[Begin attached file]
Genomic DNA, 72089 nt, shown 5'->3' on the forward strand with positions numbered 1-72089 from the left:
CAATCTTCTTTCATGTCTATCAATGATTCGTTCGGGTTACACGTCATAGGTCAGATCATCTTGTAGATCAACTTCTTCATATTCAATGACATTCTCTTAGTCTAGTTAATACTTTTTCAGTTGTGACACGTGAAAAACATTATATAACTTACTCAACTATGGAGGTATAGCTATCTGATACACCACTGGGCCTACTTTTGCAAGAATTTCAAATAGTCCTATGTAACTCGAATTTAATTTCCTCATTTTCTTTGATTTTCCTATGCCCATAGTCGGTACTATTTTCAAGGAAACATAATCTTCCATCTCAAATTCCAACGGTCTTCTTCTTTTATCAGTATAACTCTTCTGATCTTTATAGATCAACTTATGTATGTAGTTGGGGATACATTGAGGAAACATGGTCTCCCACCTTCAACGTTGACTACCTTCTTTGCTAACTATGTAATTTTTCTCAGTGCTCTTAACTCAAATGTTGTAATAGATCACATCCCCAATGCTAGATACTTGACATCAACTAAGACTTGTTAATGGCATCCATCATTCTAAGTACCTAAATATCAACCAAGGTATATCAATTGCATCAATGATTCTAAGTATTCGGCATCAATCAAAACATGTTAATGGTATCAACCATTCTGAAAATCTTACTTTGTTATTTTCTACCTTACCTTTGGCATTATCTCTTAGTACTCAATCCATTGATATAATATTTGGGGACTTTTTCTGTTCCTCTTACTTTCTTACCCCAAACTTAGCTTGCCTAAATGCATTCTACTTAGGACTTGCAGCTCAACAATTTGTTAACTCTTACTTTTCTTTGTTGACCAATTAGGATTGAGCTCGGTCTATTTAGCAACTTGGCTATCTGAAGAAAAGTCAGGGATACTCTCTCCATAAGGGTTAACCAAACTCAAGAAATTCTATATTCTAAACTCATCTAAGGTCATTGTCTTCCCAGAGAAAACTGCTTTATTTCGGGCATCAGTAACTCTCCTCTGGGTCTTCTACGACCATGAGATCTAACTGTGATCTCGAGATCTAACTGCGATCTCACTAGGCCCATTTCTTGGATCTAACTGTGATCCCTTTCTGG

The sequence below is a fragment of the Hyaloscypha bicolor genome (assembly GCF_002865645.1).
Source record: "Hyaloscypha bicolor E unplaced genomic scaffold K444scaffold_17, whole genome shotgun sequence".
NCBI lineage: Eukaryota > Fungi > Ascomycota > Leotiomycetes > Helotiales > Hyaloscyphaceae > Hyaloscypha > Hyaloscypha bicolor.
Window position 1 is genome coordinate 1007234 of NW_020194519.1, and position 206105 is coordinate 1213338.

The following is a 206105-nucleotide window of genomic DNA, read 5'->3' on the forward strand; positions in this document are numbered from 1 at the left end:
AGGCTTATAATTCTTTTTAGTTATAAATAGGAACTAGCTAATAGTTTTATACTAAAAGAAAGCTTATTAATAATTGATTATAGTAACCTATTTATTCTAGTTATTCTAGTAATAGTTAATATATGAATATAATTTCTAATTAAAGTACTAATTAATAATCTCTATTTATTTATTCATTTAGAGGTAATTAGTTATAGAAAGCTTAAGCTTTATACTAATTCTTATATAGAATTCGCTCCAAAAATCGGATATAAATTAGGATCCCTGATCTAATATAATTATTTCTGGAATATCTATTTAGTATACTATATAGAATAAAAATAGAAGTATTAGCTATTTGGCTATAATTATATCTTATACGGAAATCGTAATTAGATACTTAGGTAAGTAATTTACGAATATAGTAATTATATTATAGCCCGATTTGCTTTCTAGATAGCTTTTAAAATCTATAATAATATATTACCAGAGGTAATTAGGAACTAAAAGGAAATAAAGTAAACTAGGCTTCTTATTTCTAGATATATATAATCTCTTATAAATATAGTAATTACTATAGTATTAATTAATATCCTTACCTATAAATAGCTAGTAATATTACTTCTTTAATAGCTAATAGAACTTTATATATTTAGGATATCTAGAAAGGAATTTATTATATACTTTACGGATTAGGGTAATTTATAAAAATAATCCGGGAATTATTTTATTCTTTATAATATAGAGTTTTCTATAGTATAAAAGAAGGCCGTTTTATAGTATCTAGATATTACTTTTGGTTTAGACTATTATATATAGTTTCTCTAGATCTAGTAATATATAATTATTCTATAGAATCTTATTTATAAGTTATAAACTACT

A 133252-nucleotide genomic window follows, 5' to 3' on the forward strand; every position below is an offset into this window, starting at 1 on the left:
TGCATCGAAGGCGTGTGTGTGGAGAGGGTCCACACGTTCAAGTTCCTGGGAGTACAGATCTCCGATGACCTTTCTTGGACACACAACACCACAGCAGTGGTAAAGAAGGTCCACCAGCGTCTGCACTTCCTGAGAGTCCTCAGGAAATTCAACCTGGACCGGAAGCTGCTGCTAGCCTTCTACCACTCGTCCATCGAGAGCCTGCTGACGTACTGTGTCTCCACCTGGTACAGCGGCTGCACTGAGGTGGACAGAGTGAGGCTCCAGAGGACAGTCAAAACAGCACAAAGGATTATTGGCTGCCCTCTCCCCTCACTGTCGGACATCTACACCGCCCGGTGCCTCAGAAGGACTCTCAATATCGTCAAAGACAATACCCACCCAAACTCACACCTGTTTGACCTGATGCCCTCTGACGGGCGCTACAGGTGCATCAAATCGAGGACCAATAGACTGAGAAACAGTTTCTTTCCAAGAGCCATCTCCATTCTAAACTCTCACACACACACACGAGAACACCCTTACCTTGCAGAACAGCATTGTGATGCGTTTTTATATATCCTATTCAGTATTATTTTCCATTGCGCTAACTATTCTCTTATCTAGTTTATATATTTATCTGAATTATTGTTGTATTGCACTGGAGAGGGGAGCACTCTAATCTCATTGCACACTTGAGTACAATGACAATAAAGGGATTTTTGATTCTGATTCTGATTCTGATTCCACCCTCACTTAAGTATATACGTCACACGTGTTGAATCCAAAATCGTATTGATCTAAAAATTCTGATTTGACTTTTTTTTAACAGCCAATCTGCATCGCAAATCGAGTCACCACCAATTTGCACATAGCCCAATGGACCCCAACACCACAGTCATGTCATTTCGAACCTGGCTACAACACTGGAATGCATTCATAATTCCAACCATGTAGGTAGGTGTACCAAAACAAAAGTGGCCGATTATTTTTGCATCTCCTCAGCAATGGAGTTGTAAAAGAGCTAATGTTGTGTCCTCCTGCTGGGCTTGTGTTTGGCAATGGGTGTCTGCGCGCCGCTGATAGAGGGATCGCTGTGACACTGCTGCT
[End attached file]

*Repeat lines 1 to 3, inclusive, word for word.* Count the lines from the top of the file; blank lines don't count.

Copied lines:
Genomic DNA, 72089 nt, shown 5'->3' on the forward strand with positions numbered 1-72089 from the left:
CAATCTTCTTTCATGTCTATCAATGATTCGTTCGGGTTACACGTCATAGGTCAGATCATCTTGTAGATCAACTTCTTCATATTCAATGACATTCTCTTAGTCTAGTTAATACTTTTTCAGTTGTGACACGTGAAAAACATTATATAACTTACTCAACTATGGAGGTATAGCTATCTGATACACCACTGGGCCTACTTTTGCAAGAATTTCAAATAGTCCTATGTAACTCGAATTTAATTTCCTCATTTTCTTTGATTTTCCTATGCCCATAGTCGGTACTATTTTCAAGGAAACATAATCTTCCATCTCAAATTCCAACGGTCTTCTTCTTTTATCAGTATAACTCTTCTGATCTTTATAGATCAACTTATGTATGTAGTTGGGGATACATTGAGGAAACATGGTCTCCCACCTTCAACGTTGACTACCTTCTTTGCTAACTATGTAATTTTTCTCAGTGCTCTTAACTCAAATGTTGTAATAGATCACATCCCCAATGCTAGATACTTGACATCAACTAAGACTTGTTAATGGCATCCATCATTCTAAGTACCTAAATATCAACCAAGGTATATCAATTGCATCAATGATTCTAAGTATTCGGCATCAATCAAAACATGTTAATGGTATCAACCATTCTGAAAATCTTACTTTGTTATTTTCTACCTTACCTTTGGCATTATCTCTTAGTACTCAATCCATTGATATAATATTTGGGGACTTTTTCTGTTCCTCTTACTTTCTTACCCCAAACTTAGCTTGCCTAAATGCATTCTACTTAGGACTTGCAGCTCAACAATTTGTTAACTCTTACTTTTCTTTGTTGACCAATTAGGATTGAGCTCGGTCTATTTAGCAACTTGGCTATCTGAAGAAAAGTCAGGGATACTCTCTCCATAAGGGTTAACCAAACTCAAGAAATTCTATATTCTAAACTCATCTAAGGTCATTGTCTTCCCAGAGAAAACTGCTTTATTTCGGGCATCAGTAACTCTCCTCTGGGTCTTCTACGACCATGAGATCTAACTGTGATCTCGAGATCTAACTGCGATCTCACTAGGCCCATTTCTTGGATCTAACTGTGATCCCTTTCTGG

The sequence below is a fragment of the Hyaloscypha bicolor genome (assembly GCF_002865645.1).